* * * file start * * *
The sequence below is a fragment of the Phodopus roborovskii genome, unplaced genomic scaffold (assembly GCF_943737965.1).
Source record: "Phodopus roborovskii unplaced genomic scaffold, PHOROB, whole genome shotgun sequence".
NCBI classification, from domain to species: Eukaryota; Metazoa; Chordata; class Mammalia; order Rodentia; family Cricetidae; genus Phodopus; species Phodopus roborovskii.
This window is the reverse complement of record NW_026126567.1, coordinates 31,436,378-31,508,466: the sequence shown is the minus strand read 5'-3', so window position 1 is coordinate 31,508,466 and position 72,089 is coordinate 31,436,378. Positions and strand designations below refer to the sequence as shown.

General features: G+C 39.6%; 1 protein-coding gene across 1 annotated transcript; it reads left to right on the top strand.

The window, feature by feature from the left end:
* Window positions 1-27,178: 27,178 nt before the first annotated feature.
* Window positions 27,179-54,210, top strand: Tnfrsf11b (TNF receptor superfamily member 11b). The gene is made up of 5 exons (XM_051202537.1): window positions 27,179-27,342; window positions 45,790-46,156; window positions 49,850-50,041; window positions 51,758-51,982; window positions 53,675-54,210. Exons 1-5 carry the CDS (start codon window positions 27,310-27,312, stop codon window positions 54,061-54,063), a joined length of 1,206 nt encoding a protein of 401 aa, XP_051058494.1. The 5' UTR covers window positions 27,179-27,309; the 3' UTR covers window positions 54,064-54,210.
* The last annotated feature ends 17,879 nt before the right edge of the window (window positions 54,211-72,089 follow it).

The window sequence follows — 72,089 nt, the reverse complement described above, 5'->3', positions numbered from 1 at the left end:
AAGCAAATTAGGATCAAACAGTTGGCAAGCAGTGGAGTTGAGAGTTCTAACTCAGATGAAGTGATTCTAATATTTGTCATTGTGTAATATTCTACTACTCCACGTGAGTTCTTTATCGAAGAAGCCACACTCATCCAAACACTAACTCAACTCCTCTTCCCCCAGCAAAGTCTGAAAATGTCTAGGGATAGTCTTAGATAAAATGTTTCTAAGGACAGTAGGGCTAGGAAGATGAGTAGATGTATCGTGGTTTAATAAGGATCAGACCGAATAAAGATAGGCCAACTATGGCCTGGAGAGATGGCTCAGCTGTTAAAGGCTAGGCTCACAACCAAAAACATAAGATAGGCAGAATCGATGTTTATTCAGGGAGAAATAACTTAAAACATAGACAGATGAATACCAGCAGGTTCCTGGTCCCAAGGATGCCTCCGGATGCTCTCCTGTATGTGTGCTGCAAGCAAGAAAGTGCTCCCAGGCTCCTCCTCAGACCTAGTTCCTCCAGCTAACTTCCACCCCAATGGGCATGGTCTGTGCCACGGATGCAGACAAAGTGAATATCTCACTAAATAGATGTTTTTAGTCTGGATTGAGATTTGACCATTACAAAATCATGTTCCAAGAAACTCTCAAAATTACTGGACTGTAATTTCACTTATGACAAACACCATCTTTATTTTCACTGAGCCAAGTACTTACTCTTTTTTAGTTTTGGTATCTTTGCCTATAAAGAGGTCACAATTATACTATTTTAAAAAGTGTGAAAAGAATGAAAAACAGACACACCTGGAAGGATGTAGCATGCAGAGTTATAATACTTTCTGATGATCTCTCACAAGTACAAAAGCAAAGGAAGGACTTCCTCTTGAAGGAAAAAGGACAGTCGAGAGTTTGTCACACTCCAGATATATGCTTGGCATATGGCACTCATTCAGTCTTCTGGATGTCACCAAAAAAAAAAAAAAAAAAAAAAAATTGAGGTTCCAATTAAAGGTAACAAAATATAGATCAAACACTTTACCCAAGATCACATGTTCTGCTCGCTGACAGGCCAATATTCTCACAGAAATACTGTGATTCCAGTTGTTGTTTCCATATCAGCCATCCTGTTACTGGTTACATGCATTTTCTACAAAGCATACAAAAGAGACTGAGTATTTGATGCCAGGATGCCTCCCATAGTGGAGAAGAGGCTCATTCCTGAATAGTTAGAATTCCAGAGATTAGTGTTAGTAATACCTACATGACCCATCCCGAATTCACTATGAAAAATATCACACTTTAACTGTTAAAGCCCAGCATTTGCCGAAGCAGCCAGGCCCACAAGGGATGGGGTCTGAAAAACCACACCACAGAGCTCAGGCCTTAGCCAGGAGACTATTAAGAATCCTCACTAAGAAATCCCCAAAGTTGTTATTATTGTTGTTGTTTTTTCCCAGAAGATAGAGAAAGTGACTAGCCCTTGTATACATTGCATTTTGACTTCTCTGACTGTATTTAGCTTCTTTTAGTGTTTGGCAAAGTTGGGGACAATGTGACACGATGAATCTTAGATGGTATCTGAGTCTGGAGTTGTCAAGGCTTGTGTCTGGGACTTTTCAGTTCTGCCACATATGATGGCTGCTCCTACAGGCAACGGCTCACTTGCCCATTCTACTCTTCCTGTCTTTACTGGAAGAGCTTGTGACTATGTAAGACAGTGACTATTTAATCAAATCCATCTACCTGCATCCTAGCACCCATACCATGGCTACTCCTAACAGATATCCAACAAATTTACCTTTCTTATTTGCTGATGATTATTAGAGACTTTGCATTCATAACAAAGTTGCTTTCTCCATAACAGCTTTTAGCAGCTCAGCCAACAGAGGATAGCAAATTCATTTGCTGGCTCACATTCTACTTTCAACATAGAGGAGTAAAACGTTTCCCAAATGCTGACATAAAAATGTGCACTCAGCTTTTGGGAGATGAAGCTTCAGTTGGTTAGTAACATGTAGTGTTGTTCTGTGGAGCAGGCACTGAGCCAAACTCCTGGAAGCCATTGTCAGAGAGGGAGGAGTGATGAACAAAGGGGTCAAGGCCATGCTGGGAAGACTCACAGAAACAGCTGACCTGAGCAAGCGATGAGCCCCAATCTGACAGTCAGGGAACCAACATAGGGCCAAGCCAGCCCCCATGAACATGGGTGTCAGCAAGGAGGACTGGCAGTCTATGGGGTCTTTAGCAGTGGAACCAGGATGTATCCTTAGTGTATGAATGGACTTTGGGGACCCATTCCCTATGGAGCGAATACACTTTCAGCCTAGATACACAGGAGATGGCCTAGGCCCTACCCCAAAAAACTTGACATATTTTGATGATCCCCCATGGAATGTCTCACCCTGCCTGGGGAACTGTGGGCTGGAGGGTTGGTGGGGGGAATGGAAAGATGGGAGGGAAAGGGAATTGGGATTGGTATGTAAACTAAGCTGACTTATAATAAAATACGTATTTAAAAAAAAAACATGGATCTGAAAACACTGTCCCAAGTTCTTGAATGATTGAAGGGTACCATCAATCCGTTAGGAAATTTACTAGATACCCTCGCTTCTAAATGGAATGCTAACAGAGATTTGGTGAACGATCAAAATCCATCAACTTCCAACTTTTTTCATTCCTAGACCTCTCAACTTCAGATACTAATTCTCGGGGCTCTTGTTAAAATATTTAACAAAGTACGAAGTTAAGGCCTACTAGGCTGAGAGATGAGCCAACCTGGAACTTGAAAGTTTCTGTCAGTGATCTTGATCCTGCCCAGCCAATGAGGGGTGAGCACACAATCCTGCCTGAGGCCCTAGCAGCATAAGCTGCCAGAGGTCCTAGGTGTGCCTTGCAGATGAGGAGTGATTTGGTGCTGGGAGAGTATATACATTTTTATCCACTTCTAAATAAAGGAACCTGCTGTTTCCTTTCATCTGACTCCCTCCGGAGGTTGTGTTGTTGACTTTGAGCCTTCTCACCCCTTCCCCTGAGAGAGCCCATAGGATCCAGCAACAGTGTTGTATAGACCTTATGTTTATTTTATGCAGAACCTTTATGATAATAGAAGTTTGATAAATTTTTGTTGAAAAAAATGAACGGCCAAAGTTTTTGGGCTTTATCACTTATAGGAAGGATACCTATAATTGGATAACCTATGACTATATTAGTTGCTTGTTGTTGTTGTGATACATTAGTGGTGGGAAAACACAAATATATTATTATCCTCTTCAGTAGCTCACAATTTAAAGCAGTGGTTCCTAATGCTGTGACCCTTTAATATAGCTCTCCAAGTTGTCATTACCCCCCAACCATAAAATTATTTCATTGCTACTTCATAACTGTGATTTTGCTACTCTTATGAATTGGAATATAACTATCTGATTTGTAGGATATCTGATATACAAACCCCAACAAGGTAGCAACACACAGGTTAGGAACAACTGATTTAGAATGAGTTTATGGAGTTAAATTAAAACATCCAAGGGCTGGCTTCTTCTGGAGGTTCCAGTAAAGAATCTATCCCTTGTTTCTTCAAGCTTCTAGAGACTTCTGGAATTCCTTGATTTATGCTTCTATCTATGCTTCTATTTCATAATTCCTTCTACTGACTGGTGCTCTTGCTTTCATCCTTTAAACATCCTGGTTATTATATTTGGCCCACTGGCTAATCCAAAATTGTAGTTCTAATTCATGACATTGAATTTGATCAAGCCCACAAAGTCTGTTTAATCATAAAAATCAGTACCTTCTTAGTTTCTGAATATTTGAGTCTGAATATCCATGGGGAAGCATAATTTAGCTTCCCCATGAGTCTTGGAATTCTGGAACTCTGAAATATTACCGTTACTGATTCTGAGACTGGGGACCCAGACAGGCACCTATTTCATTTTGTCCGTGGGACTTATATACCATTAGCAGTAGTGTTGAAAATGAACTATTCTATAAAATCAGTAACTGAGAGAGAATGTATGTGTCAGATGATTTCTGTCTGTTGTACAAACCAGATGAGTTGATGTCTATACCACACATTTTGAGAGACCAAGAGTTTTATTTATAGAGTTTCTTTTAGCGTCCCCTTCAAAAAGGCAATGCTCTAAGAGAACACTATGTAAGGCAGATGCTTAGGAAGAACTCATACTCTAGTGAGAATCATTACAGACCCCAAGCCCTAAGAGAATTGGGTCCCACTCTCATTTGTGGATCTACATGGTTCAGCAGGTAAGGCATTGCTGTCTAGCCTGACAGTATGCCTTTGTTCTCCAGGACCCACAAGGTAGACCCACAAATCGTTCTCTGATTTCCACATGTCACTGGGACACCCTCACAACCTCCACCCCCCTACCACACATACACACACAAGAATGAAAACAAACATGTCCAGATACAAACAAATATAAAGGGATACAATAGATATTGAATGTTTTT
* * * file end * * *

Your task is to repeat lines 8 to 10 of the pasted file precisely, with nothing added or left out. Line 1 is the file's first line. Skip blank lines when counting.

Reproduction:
* Window positions 27,179-54,210, top strand: Tnfrsf11b (TNF receptor superfamily member 11b). The gene is made up of 5 exons (XM_051202537.1): window positions 27,179-27,342; window positions 45,790-46,156; window positions 49,850-50,041; window positions 51,758-51,982; window positions 53,675-54,210. Exons 1-5 carry the CDS (start codon window positions 27,310-27,312, stop codon window positions 54,061-54,063), a joined length of 1,206 nt encoding a protein of 401 aa, XP_051058494.1. The 5' UTR covers window positions 27,179-27,309; the 3' UTR covers window positions 54,064-54,210.
* The last annotated feature ends 17,879 nt before the right edge of the window (window positions 54,211-72,089 follow it).

The window sequence follows — 72,089 nt, the reverse complement described above, 5'->3', positions numbered from 1 at the left end: